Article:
Citizens Advice calling for National Housing Body

by Property 118

15:21 PM, 26th June 2019
About 6 months ago

Citizens Advice calling for National Housing Body

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Citizens Advice calling for National Housing Body

Citizens Advice has conducted a survey into the PRS and concluded renters do not receive the same level of protection as in other essential consumer markets. Click Here to view the full survey.

Therefore they are calling for a ‘National Housing Body’ to set consistent standards, providing more protection for tenants and make it easier for landlords to do their jobs. The proposed new body could be included in an existing or brand new independent institution.

However, it is proposed the focus for the body should be on:

  • Setting the right standards: it could implement measures to standardise and clarify standards for landlords. For example, it could develop a simplified code of practice, or standardise ‘fit and proper person’ tests. Using membership of the new landlord redress scheme, the body could develop a register of landlords and use it to regularly communicate with landlords on new and upcoming regulation. This would make it easier for landlords and tenants to know exactly where they stand.
  • Create consistent expectations and requirements
  • Proactive ongoing monitoring: a national body should proactively enforce rules.​ ​This will take the onus away from tenants to pursue enforcement actions and make it easier to access redress.
  • Supporting landlords to meet their obligations: this body should be a resource for landlords to turn to to answer questions, and provide feedback guidance on regulation. This way, landlords will find it easier to know what their obligations are and follow them – providing a better standard of service for tenants.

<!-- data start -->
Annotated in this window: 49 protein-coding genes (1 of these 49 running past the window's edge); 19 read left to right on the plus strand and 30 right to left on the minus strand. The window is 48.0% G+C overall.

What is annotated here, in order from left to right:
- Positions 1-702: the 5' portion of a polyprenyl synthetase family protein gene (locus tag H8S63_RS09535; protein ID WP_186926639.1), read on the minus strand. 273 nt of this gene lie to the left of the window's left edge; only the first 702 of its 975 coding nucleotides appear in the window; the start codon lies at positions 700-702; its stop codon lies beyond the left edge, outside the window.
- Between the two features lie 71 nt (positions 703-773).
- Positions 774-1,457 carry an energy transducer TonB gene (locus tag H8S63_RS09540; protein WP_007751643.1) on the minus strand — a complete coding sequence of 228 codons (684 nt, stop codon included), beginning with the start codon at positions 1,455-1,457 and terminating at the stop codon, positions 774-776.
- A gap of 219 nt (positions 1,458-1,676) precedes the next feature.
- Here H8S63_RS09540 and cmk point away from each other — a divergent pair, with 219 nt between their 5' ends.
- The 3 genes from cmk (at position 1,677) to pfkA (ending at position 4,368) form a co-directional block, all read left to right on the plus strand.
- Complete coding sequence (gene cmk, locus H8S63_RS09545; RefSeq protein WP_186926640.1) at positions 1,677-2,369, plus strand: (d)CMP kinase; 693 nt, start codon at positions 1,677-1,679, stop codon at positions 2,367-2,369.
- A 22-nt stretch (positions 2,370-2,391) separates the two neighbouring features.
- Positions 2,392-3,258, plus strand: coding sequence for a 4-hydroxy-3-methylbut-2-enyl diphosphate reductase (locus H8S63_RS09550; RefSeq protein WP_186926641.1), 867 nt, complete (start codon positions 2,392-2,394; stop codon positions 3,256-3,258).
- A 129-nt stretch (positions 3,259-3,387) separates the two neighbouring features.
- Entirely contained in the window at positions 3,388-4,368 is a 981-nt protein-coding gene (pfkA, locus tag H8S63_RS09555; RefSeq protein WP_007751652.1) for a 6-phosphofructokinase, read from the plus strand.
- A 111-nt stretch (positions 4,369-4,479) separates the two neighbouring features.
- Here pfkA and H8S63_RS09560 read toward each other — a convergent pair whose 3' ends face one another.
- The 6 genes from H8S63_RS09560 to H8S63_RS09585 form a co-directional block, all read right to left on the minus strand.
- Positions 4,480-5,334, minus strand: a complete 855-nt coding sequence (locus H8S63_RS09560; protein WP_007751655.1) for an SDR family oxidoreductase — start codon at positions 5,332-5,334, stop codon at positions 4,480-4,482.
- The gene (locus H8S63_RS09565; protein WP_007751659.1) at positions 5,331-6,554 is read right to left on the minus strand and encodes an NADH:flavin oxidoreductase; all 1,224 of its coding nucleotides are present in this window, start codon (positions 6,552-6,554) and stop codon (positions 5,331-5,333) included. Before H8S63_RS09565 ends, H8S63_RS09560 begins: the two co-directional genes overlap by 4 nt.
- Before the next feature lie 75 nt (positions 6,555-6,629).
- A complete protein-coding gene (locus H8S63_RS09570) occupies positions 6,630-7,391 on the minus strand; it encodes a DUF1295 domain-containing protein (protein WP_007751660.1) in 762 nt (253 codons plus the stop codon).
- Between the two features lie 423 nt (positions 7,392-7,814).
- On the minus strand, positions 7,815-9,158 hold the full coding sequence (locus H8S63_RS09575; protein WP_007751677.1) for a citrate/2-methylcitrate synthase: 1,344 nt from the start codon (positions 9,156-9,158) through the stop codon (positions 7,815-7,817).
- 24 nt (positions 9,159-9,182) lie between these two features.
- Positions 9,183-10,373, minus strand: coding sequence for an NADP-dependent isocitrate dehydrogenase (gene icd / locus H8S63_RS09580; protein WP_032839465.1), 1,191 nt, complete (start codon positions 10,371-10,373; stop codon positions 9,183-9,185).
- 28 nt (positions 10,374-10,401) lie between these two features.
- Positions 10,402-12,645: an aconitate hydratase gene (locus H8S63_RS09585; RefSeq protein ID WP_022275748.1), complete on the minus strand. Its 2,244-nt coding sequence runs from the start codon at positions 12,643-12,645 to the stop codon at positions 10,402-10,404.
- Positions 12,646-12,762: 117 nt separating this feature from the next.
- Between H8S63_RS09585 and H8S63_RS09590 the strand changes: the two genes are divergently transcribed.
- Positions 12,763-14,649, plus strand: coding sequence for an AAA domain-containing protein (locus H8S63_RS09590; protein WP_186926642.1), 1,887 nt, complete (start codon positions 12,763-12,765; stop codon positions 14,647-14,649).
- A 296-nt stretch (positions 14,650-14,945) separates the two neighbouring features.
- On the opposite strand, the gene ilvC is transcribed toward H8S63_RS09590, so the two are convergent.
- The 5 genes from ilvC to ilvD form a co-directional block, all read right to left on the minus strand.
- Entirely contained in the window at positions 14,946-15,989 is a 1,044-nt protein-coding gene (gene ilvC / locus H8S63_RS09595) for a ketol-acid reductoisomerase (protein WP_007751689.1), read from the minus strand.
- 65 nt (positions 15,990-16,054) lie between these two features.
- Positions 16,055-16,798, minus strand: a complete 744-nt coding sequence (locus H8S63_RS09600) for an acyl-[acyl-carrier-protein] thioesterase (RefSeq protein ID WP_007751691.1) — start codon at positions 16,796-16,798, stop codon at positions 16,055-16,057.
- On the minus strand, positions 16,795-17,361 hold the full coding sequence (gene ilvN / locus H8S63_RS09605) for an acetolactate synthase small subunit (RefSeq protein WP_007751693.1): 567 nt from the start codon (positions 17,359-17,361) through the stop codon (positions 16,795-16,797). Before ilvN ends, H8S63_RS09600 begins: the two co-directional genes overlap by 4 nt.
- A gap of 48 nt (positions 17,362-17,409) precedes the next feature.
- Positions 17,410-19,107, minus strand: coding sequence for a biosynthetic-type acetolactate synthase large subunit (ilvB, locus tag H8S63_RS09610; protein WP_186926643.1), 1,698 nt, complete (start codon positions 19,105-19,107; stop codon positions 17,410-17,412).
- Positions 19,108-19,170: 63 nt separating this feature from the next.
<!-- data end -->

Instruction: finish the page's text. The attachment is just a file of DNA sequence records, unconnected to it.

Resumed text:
The survey found:

  • 22% of tenants experiencing disrepair end up spending their own time or money fixing the problem.
  • 9 in 10 tenants don’t know whether a responsibility is theirs or their landlord’s.
  • 1 in 4 landlords were not able to correctly identify any of the potential outcomes of failing to meet their obligations towards tenants.
  • 1 in 3 landlords find it difficult to keep up with rules and regulations.
  • 75% of landlords agree that having a single national body responsible for standards would make their job easier

RLA policy director, David Smith, said:

“There are already well over 150 laws containing 400 regulations affecting the private rented sector. The powers are already there for councils to tackle and root out criminal landlords who cause misery for their tenants.

“What is lacking are both the will and the resources to properly use them. We fail to see how establishing a new body of this kind will help to address this.”



Comments

Old Mrs Landlord

10:29 AM, 2nd July 2019
About 5 months ago

Reply to the comment left by Annie Landlord at 02/07/2019 - 09:47Ticks both boxes but not as snappy as some of the earlier suggestions. I'm out now as far as this silly diversion from the subject of the thread is concerned, time for it to get back on tract I think though it's provided welcome light relief from the generally depressive mood caused by the incessant rain of tinkering landlord legislation news.

Old Mrs Landlord

10:37 AM, 2nd July 2019
About 5 months ago

I know this has been the longstanding position of CAB. Somewhere on here, years ago, a contributor landlord posted about his/her efforts to help a struggling tenant by contacting CAB (I think it was to see if there were any additional benefits to which T might be entitled) only to be told when the call answerer realised her status "Oh we don't talk to landlords".

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